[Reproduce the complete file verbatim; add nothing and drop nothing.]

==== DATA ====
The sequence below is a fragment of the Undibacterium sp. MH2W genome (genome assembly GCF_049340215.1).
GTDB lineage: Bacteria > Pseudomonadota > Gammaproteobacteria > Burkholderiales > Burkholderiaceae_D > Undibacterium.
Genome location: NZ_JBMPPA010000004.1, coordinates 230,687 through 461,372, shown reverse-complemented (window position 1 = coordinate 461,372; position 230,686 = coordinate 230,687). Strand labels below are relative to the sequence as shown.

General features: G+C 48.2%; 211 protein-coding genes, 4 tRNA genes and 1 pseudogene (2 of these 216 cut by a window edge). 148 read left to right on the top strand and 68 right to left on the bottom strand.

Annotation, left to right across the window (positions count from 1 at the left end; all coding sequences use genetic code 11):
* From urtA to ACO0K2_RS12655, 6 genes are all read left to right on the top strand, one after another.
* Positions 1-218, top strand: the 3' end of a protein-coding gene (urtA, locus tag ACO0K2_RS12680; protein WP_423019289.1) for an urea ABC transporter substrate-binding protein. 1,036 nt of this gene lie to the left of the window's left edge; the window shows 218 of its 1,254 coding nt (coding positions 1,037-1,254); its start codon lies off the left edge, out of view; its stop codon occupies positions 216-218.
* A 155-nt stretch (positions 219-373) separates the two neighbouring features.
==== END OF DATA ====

The sequence below is a fragment of the Undibacterium sp. MH2W genome (genome assembly GCF_049340215.1).
GTDB lineage: Bacteria > Pseudomonadota > Gammaproteobacteria > Burkholderiales > Burkholderiaceae_D > Undibacterium.
Genome location: NZ_JBMPPA010000004.1, coordinates 230,687 through 461,372, shown reverse-complemented (window position 1 = coordinate 461,372; position 230,686 = coordinate 230,687). Strand labels below are relative to the sequence as shown.

General features: G+C 48.2%; 211 protein-coding genes, 4 tRNA genes and 1 pseudogene (2 of these 216 cut by a window edge). 148 read left to right on the top strand and 68 right to left on the bottom strand.

Annotation, left to right across the window (positions count from 1 at the left end; all coding sequences use genetic code 11):
* From urtA to ACO0K2_RS12655, 6 genes are all read left to right on the top strand, one after another.
* Positions 1-218, top strand: the 3' end of a protein-coding gene (urtA, locus tag ACO0K2_RS12680; protein WP_423019289.1) for an urea ABC transporter substrate-binding protein. 1,036 nt of this gene lie to the left of the window's left edge; the window shows 218 of its 1,254 coding nt (coding positions 1,037-1,254); its start codon lies off the left edge, out of view; its stop codon occupies positions 216-218.
* A 155-nt stretch (positions 219-373) separates the two neighbouring features.